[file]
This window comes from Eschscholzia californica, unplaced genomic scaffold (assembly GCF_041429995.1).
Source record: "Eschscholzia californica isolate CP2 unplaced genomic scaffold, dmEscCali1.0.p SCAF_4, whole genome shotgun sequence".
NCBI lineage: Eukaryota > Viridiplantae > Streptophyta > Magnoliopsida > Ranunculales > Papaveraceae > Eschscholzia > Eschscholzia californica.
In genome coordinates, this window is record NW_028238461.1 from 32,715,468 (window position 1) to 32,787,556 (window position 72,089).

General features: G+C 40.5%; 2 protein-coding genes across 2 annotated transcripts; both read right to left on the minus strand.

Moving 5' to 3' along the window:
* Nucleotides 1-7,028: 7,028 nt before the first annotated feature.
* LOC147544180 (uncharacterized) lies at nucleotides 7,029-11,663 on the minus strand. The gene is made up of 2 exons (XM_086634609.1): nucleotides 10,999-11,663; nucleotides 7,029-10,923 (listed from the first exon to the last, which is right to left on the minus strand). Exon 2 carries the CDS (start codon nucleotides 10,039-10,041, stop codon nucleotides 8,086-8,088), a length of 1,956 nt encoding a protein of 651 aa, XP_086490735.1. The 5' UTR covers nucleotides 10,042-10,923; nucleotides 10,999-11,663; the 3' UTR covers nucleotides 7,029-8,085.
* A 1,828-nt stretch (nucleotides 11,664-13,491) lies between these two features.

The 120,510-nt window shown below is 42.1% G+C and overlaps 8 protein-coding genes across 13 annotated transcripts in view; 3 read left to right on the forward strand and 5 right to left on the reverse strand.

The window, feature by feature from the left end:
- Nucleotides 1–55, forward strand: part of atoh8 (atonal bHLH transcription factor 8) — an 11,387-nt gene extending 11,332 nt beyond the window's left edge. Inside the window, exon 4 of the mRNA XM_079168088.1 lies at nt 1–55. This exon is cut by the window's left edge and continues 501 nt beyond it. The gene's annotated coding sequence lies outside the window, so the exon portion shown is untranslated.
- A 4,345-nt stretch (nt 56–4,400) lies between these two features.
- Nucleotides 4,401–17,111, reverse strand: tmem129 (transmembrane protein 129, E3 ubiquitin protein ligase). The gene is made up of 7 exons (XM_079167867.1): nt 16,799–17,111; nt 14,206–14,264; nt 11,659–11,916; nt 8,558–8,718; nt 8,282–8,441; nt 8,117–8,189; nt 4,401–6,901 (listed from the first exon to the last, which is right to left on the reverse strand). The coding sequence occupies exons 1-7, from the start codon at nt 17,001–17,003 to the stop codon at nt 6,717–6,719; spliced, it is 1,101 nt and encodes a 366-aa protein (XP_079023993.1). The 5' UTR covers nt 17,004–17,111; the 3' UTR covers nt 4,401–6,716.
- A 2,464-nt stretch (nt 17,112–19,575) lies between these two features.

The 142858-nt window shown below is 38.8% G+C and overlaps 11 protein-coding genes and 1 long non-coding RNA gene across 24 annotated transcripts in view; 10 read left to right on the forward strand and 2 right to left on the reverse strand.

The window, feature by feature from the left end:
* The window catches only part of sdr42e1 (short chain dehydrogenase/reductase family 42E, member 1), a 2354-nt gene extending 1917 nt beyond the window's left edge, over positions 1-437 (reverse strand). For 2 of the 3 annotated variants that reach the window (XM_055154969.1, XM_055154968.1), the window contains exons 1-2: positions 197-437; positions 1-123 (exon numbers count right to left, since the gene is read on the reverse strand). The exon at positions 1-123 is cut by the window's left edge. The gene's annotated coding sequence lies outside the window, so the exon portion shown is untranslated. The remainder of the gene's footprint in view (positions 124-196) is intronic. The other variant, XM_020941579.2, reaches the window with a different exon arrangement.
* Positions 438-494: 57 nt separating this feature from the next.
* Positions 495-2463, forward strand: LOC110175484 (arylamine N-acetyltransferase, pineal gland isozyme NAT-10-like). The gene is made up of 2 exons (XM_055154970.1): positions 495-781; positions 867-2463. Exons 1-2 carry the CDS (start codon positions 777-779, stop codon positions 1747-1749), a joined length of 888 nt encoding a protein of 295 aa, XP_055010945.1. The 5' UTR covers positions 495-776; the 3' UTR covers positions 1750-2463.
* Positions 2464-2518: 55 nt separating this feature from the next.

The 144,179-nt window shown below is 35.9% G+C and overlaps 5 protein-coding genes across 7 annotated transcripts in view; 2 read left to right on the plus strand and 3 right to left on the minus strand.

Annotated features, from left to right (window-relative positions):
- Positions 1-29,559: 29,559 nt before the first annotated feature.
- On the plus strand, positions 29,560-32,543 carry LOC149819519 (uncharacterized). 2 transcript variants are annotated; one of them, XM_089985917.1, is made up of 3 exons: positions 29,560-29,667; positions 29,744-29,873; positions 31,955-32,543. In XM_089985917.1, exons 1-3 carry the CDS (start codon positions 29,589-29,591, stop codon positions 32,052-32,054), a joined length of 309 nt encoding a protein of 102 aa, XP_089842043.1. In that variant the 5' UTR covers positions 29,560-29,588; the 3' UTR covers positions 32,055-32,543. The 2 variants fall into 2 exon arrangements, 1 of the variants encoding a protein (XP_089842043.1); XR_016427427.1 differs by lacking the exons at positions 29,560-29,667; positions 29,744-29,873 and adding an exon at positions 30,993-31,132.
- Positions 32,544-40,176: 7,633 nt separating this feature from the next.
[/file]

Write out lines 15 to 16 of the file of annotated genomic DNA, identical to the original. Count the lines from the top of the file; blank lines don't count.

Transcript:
- A 2,464-nt stretch (nt 17,112–19,575) lies between these two features.

The 142858-nt window shown below is 38.8% G+C and overlaps 11 protein-coding genes and 1 long non-coding RNA gene across 24 annotated transcripts in view; 10 read left to right on the forward strand and 2 right to left on the reverse strand.